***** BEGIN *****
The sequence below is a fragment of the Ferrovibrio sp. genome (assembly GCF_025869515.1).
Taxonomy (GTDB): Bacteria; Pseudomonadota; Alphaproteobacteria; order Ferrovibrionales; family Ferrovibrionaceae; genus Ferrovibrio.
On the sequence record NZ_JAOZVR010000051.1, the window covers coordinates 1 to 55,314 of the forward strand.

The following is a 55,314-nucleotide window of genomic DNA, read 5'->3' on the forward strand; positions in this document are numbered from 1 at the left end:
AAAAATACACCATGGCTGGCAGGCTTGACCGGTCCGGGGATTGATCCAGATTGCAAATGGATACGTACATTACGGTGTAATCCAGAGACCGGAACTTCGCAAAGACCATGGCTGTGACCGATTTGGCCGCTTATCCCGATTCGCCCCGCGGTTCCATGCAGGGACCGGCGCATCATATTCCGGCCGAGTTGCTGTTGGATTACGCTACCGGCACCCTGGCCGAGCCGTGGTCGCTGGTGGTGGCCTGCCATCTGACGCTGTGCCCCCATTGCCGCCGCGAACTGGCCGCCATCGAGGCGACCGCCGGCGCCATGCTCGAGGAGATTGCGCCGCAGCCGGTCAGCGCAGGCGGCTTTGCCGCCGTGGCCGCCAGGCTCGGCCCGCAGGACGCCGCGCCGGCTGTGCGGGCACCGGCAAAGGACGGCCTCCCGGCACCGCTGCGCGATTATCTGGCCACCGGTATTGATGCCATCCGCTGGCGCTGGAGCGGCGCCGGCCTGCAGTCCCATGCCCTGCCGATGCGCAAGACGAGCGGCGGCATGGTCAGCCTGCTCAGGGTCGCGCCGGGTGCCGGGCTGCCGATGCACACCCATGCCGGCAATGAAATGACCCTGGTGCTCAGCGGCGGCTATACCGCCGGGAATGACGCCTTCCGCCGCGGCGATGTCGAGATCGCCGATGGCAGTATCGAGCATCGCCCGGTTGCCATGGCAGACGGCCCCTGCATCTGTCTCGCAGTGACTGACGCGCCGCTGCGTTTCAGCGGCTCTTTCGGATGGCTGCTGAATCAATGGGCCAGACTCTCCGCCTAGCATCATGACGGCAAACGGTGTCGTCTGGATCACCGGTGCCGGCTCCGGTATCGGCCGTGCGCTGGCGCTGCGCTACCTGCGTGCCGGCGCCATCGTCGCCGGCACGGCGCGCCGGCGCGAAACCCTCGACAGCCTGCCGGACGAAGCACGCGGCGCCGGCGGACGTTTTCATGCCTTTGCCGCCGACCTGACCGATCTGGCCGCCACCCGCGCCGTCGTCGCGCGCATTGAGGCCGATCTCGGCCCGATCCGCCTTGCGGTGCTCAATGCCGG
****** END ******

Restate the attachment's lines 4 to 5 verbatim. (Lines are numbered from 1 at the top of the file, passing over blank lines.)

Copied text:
The following is a 55,314-nucleotide window of genomic DNA, read 5'->3' on the forward strand; positions in this document are numbered from 1 at the left end:
AAAAATACACCATGGCTGGCAGGCTTGACCGGTCCGGGGATTGATCCAGATTGCAAATGGATACGTACATTACGGTGTAATCCAGAGACCGGAACTTCGCAAAGACCATGGCTGTGACCGATTTGGCCGCTTATCCCGATTCGCCCCGCGGTTCCATGCAGGGACCGGCGCATCATATTCCGGCCGAGTTGCTGTTGGATTACGCTACCGGCACCCTGGCCGAGCCGTGGTCGCTGGTGGTGGCCTGCCATCTGACGCTGTGCCCCCATTGCCGCCGCGAACTGGCCGCCATCGAGGCGACCGCCGGCGCCATGCTCGAGGAGATTGCGCCGCAGCCGGTCAGCGCAGGCGGCTTTGCCGCCGTGGCCGCCAGGCTCGGCCCGCAGGACGCCGCGCCGGCTGTGCGGGCACCGGCAAAGGACGGCCTCCCGGCACCGCTGCGCGATTATCTGGCCACCGGTATTGATGCCATCCGCTGGCGCTGGAGCGGCGCCGGCCTGCAGTCCCATGCCCTGCCGATGCGCAAGACGAGCGGCGGCATGGTCAGCCTGCTCAGGGTCGCGCCGGGTGCCGGGCTGCCGATGCACACCCATGCCGGCAATGAAATGACCCTGGTGCTCAGCGGCGGCTATACCGCCGGGAATGACGCCTTCCGCCGCGGCGATGTCGAGATCGCCGATGGCAGTATCGAGCATCGCCCGGTTGCCATGGCAGACGGCCCCTGCATCTGTCTCGCAGTGACTGACGCGCCGCTGCGTTTCAGCGGCTCTTTCGGATGGCTGCTGAATCAATGGGCCAGACTCTCCGCCTAGCATCATGACGGCAAACGGTGTCGTCTGGATCACCGGTGCCGGCTCCGGTATCGGCCGTGCGCTGGCGCTGCGCTACCTGCGTGCCGGCGCCATCGTCGCCGGCACGGCGCGCCGGCGCGAAACCCTCGACAGCCTGCCGGACGAAGCACGCGGCGCCGGCGGACGTTTTCATGCCTTTGCCGCCGACCTGACCGATCTGGCCGCCACCCGCGCCGTCGTCGCGCGCATTGAGGCCGATCTCGGCCCGATCCGCCTTGCGGTGCTCAATGCCGG